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I'm applying for an internship to a big-name company and have an interview next week. I'm a junior in college and this would be my last internship before I graduate. This would be a great place to work, but it's not my first choice. I want to work for another company that would better prepare me for that part of the industry, and that company doesn't start considerations until March.

How do I tell the first company that I need 6+ months to decide, without compromising my position there?

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    Good luck! Perhaps consider a 6 month internship? "A bird in the hand is worth two in the bush." – thursdaysgeek Oct 2 '13 at 20:47
  • Oh sorry, I should specify that I'm still in school and this is my last summer internship before graduation. – Caleb Jares Oct 2 '13 at 20:48
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    Hey Caleb -- great question! I touched up your title and question just a bit to get you better answers. Feel free to edit yourself if you think I messed something up! – jmac Oct 3 '13 at 3:01
  • My daughter lost out on that so-desired internship with a specific big-name company because she tried to do just this. Large companies are not going to wait for your schedule to accommodate their plans. And because there is so much interest in working for them, they can make these arrangements that far in advance and choose from the largest pool of applicants. – Debra Oct 13 '13 at 17:57
  • BTW, this was thought-provoking re. the idea of accepting an internship and then reneging -- something I'd never recommend! See businessweek.com/articles/2013-06-28/… -- a bit overblown IMO, but worth thinking about. – Debra Oct 14 '13 at 0:44
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Executive Summary

You can't.

Sometimes you can't have your cake and eat it too. You can always ask if you can wait six months to make a decision, but only if you're willing to have them say no.

Exploding Offers

Lots of companies take advantage of interns. They use pressure tactics like exploding offers to lock them in to positions which don't even pay market salary for their effort. This is an unfortunate situation, but not uncommon.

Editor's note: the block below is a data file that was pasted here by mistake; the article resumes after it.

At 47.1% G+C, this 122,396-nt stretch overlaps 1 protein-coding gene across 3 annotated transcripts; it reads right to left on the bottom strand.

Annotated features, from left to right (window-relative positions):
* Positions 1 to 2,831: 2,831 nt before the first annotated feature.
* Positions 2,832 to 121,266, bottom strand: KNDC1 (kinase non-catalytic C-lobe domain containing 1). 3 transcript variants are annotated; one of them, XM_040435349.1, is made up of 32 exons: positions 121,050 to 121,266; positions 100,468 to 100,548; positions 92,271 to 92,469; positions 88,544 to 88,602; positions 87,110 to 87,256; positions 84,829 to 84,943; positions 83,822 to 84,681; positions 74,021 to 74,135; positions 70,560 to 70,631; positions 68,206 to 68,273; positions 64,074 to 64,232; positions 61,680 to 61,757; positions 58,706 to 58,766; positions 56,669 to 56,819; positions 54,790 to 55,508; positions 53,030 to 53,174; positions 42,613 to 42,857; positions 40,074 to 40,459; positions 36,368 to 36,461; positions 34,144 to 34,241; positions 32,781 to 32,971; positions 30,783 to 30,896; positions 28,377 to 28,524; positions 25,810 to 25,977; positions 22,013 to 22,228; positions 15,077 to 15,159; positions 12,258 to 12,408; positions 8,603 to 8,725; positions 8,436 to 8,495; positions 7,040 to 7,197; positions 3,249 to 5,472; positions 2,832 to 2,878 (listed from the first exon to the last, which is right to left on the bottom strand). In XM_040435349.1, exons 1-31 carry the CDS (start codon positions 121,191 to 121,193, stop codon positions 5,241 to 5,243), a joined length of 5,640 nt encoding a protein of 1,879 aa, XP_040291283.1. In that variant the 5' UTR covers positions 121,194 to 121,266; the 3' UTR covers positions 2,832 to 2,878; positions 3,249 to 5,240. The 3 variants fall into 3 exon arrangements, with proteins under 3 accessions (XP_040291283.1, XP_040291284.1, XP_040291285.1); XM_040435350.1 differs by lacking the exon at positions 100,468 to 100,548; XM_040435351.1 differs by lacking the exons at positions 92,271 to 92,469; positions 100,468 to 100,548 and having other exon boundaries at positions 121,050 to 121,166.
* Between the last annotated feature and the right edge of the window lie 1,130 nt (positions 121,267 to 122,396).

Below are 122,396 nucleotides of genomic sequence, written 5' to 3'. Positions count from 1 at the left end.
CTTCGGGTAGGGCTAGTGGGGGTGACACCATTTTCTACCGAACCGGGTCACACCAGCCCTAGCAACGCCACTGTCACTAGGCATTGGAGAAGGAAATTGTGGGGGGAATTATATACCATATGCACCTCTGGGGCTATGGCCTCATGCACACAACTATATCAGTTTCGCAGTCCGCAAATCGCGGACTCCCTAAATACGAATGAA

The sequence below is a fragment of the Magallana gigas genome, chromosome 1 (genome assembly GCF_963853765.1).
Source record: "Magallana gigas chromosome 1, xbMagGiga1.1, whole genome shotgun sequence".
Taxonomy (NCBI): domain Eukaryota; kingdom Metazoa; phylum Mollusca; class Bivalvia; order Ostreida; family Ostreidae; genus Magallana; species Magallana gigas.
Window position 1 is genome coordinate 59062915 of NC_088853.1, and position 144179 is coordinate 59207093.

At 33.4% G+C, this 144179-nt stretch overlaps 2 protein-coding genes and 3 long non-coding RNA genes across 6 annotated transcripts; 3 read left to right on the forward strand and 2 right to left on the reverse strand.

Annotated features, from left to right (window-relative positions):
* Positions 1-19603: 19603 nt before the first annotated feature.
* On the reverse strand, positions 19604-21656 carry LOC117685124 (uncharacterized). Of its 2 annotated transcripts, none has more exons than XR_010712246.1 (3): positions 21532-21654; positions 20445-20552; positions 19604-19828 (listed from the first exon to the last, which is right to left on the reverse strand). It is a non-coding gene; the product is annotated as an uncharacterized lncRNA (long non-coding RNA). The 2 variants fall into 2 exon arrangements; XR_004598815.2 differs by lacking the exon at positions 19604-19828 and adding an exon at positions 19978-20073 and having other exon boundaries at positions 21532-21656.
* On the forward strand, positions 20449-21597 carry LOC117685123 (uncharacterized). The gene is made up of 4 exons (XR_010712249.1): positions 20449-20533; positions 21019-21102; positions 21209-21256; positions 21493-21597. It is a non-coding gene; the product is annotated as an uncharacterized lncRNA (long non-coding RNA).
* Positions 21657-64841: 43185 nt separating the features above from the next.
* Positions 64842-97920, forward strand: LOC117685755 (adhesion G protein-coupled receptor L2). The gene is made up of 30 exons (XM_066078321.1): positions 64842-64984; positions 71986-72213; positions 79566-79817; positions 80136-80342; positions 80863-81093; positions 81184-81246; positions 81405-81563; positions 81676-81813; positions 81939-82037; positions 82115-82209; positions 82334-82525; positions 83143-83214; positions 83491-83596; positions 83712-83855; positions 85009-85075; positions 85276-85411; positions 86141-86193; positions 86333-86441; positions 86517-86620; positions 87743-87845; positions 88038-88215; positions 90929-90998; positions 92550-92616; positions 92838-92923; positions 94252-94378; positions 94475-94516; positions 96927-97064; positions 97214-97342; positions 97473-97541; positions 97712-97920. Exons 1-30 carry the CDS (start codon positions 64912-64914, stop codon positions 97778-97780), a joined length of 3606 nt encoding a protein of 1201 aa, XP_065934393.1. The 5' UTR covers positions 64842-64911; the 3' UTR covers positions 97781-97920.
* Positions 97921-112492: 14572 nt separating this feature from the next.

At the same time, 6 months is a lot of time. If the company has a lot of interest in their program, they would rather fill the slot sooner rather than later. If they do give you 6 months because you're a superstar, there is the very real possibility that the other company will find you a superstar as well, and you will take the other offer anyway.

In the meantime, they have to find a candidate who will wait 6 months for their decision. Good candidates will be able to find a solid offer, not one that is a 6-month 'maybe' so they will lose other good potential candidates that way. From the company's perspective, 6 months is a huge investment to make in a maybe.

What 6 Months Signals to the Company

When you say, "I would like to wait 6 months to make a decision" you are telling the company:

  1. Your offer is a backup offer, not my first choice
  2. I am waiting on better offers, and will take them if I get them

As you can imagine, most companies will not be so content to wait 6 months for a candidate who regards them as a safety net.

Alternative Solutions

Disclaimer: I am not saying that this should be done, only that they are options. Decide what to do based on your own sense of ethics and your own goals, not because someone wrote something on the internet

One thing you can do is to look at the current offer (the contract) and see what it says about withdrawing from the internship. If there are no penalties, then you can sign the contract and if you end up getting the other position, you can break your agreement with the first internship. This may create some bad blood with the first company, but it will give you the most flexibility with your options:

  • If you don't get the second offer, you have an internship and nobody is the wiser.
  • If you do get the second offer, you can make the decision which to go with.

The other option is to be completely honest with the company. Something like:

I have promised to apply at another company as well, but their evaluation process doesn't start until March. If you can hold the offer for me, that would be great, but if you can't and someone drops out of the process in March, can you give me a call and let me know?

There is a good chance that other interns will also tentatively accept the offer and then turn it down if they get a better offer. By being up front with the company, you may be able to set yourself ahead of the other candidates, and give yourself a better chance of getting a call if they have slots to fill on short notice.

This will give you a bigger risk of ending up with no internships, but it also shouldn't cause bad blood with the company.

  • Yeah, but I would also assume that you weren't looking for interns in october for a position that starts in may/june @Joe! I think that companies that start off so early may be just trying to pressure people in to commitment before they can see what else is out there, and may not be the type of companies you would want to work with long-term anyway. But it depends on the person and the company I suppose! – jmac Oct 3 '13 at 10:59
  • Totally agreed @Joe, that's why I didn't make any judgment in the answer. – jmac Oct 3 '13 at 12:53

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